It’s time to talk about selfcare. We’re living in the age of burnout and resignations, and no other profession feels that more right now than nurses.
Nurses and other healthcare workers have endured a very tiresome and worrying couple of years, and there’s no doubt that increasingly dangerous work conditions combined with longer hours and so many uncertainties have had a negative impact on nurses overall wellbeing.
Nurses know more than anyone the importance of good overall health, and taking a holistic approach to your wellbeing is essential to keeping your mind and body healthy.
But oftentimes, as people who spend their days caring for others, it can be easy to forget the importance of taking time in your own day day for a little self care. Taking time for you, even if it's only 20 minutes a day, can do wonders for both stress levels and productivity. Forcing yourself to slow down may feel like an foreign concept when you’re used to working a mile a minute, but now more than ever, it’s absolutely vital that you do.
The bottom line is that nurses are busy, exhausted and overworked, so finding little moments throughout the day to just do you should always be a priority.
Self care might sound like another buzzword or overused hashtag, but practicing the art of self love is actually a critical part of any healthcare worker's life. The fifth provision of the American Nurses Association’s Code of Ethics states that the moral respect that nurses extend to all human beings “extends to oneself as well: the same duties that we owe to others we owe to ourselves.”
So, look at self care as a necessary part of your job; something you need to do to keep your body and mind at its best. But we get it, that’s easier said than done. So, here’s a couple of quick self care practices that can keep you feeling zen even on the most challenging days.
On any given day, a nurse will deal with multiple emotionally and psychologically tolling situations, so taking time away from the hectic-ness to decompress and give their minds a break is an absolute must. Everyone has heard of meditation, but countless studies have found that engaging in regular meditation can significantly reduce stress, anxiety and even physical pain.
It sounds like a simple and obvious concept, but getting yourself into the habit does require a little discipline. The great thing about meditation is that you can do it practically anywhere. There’s no need to sit on the floor and assume a lotus potion, you can just pop in some headphones in the break room and give your mind and body a much-needed rest. And if you have a hard time falling asleep after a particularly stressful day, mediation has also been proven to be an effective sleep aid.
There’s a ton of great free apps out there that provide a full range of guided meditations that are tailored to specific topics, like anxiety, productivity and sleep. Or, you can simply find a quick meditation on Youtube that will center your mind and body in just a few short minutes.
Considering you spend your entire workday on your feet, the last thing you think of when it comes to self care is anything that requires you to burn even more energy. But engaging in a few minutes of physical activity a day can do wonders for increasing endorphins and reducing feelings of stress.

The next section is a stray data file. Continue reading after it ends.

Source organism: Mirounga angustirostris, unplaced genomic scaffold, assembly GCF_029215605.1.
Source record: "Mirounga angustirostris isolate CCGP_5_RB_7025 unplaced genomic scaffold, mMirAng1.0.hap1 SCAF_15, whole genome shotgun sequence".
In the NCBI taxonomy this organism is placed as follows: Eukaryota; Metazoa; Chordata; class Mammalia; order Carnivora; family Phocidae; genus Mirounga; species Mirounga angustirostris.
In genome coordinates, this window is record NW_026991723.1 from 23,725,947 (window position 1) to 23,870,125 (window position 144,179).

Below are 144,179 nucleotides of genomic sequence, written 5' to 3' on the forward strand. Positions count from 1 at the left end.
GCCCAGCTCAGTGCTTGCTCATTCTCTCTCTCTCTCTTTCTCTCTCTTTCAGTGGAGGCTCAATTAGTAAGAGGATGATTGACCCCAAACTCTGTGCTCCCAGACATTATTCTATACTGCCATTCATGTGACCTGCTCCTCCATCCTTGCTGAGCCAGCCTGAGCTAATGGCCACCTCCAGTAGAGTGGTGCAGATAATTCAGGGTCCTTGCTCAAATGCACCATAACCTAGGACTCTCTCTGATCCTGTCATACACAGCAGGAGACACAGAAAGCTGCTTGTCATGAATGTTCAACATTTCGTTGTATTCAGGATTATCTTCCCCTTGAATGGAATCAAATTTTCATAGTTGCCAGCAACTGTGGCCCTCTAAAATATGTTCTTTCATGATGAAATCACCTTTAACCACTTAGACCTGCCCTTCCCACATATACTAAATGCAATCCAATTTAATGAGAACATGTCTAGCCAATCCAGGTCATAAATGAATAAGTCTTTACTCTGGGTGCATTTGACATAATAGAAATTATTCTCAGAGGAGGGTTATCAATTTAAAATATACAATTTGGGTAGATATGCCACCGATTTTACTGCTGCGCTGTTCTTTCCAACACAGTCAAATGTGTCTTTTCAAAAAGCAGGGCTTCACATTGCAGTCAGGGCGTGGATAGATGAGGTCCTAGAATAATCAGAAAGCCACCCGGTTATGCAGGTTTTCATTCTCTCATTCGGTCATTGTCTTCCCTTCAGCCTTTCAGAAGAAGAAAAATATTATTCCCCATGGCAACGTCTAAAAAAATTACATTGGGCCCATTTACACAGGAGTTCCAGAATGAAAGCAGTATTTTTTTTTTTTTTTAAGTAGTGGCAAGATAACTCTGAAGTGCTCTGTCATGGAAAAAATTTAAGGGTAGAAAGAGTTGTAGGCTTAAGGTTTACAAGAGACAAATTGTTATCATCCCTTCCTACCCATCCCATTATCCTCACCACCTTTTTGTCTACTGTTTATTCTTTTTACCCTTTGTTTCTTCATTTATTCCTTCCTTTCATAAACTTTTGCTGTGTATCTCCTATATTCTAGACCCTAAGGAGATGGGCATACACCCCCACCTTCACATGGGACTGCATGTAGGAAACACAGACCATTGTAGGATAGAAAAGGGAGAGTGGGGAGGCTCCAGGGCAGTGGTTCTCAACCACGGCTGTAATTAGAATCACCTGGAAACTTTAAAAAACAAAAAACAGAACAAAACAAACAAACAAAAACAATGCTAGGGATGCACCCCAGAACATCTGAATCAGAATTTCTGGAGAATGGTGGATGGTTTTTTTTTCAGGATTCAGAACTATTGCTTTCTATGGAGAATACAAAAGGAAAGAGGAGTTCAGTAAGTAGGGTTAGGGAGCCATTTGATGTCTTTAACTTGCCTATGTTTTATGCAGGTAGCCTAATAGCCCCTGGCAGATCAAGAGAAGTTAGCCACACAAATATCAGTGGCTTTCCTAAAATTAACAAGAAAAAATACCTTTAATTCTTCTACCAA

A lot of times, exercise can feel like an obligation that we just don't have the energy for, but this isn't about completely changing your lifestyle or trying to attain some lofty fitness goal. It’s about doing something for yourself that makes you feel good. And while you’re constantly moving in your profession, spending a few minutes being active without having a million things on your mind can help you push through.
Whether it's a 10 minute walk in the evening, or getting in some stretches or yoga first thing in the morning, a little bit of activity a few times a week can rejuvenate both the mind and body.
Everybody needs downtime away from the distractions of modern technology, but it’s especially important for nurses who tirelessly attend to the needs of their patients while also managing the technical aspects of their profession. We know that turning your phone off might not be realistic given the demanding requirements of your job, but on your off days or even one evening a week after work, try turning off your phone or iPad for an hour and focusing on being present.
Studies have shown that partaking in regular digital detoxes, even for a short period of time, can reduce stress levels and improve your mood overall. Nurses deal with systems and screens all day long, and it can be extremely draining both physically and mentally. So, giving yourself a screen time break to read a book.
The key to sticking to your self care ritual is being prepared. Taking 5 minutes at the start of your week to plan what acts of self care you’re going to make time for can help you stick with it.
Nurses face so many unknowns every single day, so having a weekly plan where you have carved out time just for you can help you get through the most difficult of days. Having a few simple constants in your week can make you feel more organized and together, even when your workday throws the most unexpected things at you.
Whether you use the notes app on your phone, or put pen to paper, take some time to think about some activities that will make you feel better during the work week. And don’t be too hard on yourself if you don’t stick to it, spend time exploring different forms of self care until you find the perfect routine that fits your needs and busy schedule.
Self care has always been essential for the wellness of nurses, but no more than ever it’s important to make a conscious effort to put themselves first once and a while. As we head into a 3rd year of uncertainty, a little self love is the least that you deserve.